We studied the antigen-presenting capacity of mouse L fibroblasts transfected with genes encoding Ia polypeptides of the major histocompatibility complex (MHC). These cells function as efficient antigen-presenting cells (APC) in stimulating peptide antigen-specific MHC-restricted proliferation of long-term T-cell lines, thus establishing the capacity of Ia-expressing L-cell transfectants to present antigens to apparently normal T cells. However, in contrast to splenic APC, L-cell transfectants fail to present native hen egg-white lysozyme to the same T cells. Since this result is similar to that obtained with physiologic APC pretreated to prevent antigen degradation, it suggests that L-cell transfectants, without such pretreatments, may be compromised in their ability to process native lysozyme. However, since such transfectant cells have been shown to present other complex polypeptides such as keyhole limpet hemocyanin, a random copolymer of glutamic acid, alanine, and tyrosine, and influenza virus neuraminidase, this observation suggests that protein antigens differ in the stringency of processing requirements.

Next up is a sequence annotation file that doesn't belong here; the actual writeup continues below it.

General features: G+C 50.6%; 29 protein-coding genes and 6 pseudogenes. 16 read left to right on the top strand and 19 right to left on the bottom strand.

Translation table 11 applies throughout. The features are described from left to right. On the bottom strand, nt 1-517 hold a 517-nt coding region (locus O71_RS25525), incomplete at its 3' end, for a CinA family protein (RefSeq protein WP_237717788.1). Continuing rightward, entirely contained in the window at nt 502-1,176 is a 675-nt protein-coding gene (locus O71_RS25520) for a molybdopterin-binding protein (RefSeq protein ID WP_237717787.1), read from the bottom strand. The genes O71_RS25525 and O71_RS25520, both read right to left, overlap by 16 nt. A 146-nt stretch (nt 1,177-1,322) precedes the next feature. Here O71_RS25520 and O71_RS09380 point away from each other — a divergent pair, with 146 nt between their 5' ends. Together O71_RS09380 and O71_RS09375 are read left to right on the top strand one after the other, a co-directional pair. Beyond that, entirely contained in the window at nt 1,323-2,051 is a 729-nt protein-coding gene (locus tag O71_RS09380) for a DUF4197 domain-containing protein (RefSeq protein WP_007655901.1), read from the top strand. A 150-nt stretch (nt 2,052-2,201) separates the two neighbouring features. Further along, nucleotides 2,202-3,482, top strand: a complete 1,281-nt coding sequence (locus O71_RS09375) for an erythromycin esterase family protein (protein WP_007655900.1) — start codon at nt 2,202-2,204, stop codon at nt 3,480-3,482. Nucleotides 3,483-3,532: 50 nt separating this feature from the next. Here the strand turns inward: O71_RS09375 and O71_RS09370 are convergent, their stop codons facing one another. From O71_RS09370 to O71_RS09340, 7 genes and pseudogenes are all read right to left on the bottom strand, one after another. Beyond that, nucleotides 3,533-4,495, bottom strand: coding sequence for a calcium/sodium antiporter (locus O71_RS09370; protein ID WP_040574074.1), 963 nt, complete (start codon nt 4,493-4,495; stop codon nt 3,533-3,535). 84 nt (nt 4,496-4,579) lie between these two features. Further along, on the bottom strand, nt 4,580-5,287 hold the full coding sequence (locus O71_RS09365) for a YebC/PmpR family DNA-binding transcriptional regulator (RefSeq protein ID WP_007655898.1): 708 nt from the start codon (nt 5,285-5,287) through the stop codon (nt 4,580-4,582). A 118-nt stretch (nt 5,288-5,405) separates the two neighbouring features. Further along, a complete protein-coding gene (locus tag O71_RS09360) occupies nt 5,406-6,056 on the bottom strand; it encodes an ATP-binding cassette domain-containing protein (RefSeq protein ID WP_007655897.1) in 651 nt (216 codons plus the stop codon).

|Original language||English (US)|
|Number of pages||5|
|Journal||Proceedings of the National Academy of Sciences of the United States of America|
|State||Published - 1985|
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